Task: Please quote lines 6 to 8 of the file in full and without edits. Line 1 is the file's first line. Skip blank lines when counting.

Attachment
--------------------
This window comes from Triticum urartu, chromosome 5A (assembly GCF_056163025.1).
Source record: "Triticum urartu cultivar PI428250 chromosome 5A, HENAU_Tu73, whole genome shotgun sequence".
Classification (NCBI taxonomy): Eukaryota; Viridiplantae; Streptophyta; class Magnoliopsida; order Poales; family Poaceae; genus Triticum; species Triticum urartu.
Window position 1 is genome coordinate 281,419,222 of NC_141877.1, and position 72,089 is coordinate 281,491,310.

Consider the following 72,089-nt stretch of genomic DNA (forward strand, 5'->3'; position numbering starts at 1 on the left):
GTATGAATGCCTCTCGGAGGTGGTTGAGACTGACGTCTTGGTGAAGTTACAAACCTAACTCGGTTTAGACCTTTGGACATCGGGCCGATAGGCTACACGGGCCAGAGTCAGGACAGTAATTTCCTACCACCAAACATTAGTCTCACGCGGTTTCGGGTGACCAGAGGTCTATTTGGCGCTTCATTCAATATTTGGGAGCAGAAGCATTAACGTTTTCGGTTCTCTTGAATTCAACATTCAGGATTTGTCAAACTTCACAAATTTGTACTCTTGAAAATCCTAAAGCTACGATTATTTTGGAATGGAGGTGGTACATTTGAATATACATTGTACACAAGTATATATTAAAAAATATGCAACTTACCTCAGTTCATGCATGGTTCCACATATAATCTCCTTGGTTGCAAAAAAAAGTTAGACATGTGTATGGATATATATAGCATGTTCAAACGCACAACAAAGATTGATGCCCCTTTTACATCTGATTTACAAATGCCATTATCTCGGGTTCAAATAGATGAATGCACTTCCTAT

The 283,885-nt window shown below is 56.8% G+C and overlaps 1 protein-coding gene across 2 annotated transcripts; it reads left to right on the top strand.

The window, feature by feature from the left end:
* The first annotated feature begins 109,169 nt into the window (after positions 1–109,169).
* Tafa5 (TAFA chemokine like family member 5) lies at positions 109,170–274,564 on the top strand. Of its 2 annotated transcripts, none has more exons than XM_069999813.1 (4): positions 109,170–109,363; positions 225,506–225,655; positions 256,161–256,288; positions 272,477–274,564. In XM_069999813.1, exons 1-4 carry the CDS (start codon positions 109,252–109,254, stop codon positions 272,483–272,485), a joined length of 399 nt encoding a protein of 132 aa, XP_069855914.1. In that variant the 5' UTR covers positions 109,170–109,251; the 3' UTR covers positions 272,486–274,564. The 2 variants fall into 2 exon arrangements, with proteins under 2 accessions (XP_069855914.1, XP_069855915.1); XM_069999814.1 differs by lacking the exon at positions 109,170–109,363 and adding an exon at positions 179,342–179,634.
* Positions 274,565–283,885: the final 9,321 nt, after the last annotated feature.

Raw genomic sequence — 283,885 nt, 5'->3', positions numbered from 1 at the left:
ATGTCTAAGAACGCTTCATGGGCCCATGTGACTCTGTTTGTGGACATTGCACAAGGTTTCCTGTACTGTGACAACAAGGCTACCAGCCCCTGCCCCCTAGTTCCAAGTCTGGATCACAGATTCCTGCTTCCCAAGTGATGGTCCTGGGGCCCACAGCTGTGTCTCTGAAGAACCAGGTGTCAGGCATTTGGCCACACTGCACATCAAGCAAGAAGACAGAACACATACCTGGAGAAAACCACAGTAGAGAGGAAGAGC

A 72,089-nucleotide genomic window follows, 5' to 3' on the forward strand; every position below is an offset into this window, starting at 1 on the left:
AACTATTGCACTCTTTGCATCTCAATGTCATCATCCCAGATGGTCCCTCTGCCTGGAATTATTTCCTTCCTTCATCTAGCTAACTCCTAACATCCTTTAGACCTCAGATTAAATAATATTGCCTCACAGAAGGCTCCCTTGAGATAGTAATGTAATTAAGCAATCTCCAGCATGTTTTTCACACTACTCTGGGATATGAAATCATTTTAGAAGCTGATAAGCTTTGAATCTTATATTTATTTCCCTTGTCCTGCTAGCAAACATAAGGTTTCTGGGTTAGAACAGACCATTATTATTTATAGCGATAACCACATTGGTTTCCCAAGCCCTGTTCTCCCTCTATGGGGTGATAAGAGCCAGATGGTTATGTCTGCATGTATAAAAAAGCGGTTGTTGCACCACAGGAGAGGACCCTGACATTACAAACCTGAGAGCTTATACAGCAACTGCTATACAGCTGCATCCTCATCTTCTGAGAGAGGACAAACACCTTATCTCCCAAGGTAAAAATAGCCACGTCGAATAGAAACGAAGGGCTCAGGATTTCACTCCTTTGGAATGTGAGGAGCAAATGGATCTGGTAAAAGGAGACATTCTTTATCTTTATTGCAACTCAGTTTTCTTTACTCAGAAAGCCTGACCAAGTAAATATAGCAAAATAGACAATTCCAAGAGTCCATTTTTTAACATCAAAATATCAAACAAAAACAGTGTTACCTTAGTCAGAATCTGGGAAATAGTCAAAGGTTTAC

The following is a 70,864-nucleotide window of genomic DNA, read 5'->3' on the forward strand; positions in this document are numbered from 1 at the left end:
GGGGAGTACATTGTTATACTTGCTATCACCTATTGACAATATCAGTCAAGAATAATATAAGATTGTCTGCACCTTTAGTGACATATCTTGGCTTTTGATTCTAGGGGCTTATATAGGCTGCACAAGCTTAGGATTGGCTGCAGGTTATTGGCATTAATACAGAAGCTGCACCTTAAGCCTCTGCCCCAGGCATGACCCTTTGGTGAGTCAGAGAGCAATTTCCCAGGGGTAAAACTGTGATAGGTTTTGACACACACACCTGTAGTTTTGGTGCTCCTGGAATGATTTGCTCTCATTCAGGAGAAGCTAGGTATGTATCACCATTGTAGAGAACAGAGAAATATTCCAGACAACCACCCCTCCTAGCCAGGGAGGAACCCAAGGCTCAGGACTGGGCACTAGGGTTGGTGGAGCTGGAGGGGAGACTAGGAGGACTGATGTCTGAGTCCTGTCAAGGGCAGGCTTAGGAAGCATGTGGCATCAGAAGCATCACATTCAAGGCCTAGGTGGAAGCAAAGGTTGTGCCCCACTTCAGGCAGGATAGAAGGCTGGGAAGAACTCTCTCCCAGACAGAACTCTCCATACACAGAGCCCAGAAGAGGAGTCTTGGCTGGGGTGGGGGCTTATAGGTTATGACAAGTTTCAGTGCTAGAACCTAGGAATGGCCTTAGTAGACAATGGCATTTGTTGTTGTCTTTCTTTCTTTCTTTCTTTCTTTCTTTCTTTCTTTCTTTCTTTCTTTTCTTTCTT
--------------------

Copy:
GTATGAATGCCTCTCGGAGGTGGTTGAGACTGACGTCTTGGTGAAGTTACAAACCTAACTCGGTTTAGACCTTTGGACATCGGGCCGATAGGCTACACGGGCCAGAGTCAGGACAGTAATTTCCTACCACCAAACATTAGTCTCACGCGGTTTCGGGTGACCAGAGGTCTATTTGGCGCTTCATTCAATATTTGGGAGCAGAAGCATTAACGTTTTCGGTTCTCTTGAATTCAACATTCAGGATTTGTCAAACTTCACAAATTTGTACTCTTGAAAATCCTAAAGCTACGATTATTTTGGAATGGAGGTGGTACATTTGAATATACATTGTACACAAGTATATATTAAAAAATATGCAACTTACCTCAGTTCATGCATGGTTCCACATATAATCTCCTTGGTTGCAAAAAAAAGTTAGACATGTGTATGGATATATATAGCATGTTCAAACGCACAACAAAGATTGATGCCCCTTTTACATCTGATTTACAAATGCCATTATCTCGGGTTCAAATAGATGAATGCACTTCCTAT

The 283,885-nt window shown below is 56.8% G+C and overlaps 1 protein-coding gene across 2 annotated transcripts; it reads left to right on the top strand.

The window, feature by feature from the left end: